Punctures by sharp thorns on the petioles of these palms are commonly experienced by nursery workers and landscape gardeners in Florida (Morton 1962a).



Sabal Adans.

25 species are found in warmer regions of America and the West Indies. The leaves of Sabal palmetto, the thatch or palmetto palm, are used for thatching.



Sabal palmetto Lodd. ex Schult. & Schult. f.
(syns Chamaerops palmetto Michaux, Corypha palmetto Walter, Inodes palmetto Cook, Sabal bahamensis L. Bailey, Sabal jamesiana Small, Sabal parviflora Becc.)
Cabbage Palmetto

This species was listed as an irritant plant without clinical details (Schwartz et al. 1957).



Wallichia disticha T. Anderson

The berries and perhaps the leaves of this species have irritant properties (Burkill 1935, Behl et al. 1966).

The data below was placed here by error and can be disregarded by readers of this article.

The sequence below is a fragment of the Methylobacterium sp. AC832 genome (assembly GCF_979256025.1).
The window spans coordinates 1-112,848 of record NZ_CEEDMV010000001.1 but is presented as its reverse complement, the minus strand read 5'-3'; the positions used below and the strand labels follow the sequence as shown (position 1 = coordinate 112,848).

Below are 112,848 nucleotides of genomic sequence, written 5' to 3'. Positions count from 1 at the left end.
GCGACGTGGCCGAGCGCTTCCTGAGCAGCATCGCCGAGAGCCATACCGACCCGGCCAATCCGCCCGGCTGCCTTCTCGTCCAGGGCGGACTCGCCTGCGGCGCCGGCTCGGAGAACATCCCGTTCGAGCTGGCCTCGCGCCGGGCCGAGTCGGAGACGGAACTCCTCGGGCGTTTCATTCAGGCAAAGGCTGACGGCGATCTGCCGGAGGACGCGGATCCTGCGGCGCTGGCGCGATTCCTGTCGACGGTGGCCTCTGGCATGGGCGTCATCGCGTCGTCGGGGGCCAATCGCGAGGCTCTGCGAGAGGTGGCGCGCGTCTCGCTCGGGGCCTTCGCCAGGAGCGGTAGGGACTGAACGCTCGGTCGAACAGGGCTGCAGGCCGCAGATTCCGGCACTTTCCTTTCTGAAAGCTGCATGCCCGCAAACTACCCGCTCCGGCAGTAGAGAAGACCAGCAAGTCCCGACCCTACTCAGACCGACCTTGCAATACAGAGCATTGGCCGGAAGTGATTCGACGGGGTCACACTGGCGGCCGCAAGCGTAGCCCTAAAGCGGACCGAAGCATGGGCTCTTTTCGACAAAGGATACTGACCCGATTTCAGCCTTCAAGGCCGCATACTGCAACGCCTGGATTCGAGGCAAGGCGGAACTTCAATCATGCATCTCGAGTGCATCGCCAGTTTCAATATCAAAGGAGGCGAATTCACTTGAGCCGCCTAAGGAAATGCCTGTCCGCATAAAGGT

References

  • Allen PH (1943) Poisonous and injurious plants of Panama. American Journal of Tropical Medicine 23(Suppl): 3-76
  • Arnold, H.L. (1968) Poisonous Plants of Hawaii. Rutland, Vermont. Charles E. Tuttle.
  • Behl, P.N., Captain, R.M., Bedi, B.M.S. and Gupta, S. (1966) Skin-Irritant and Sensitizing Plants found in India, New Delhi. P.N. Behl, Irwin Hospital.
  • Blank, I.H. (1939) Action of soap on skin. I. Patch test with fatty acids. Archs Derm. Syph. 39: 811.
  • Brun, R. (1964) Kontaktekzem auf Laurylgallat und p-Hydroxybenzoesaureester. Berufsdermatosen 12: 281.
  • Budavari S (Ed.) (1996) The Merck Index. An Encyclopedia of Chemicals, Drugs, and Biologicals. 12th edn. Whitehouse Station, NJ: Merck & Co., Inc.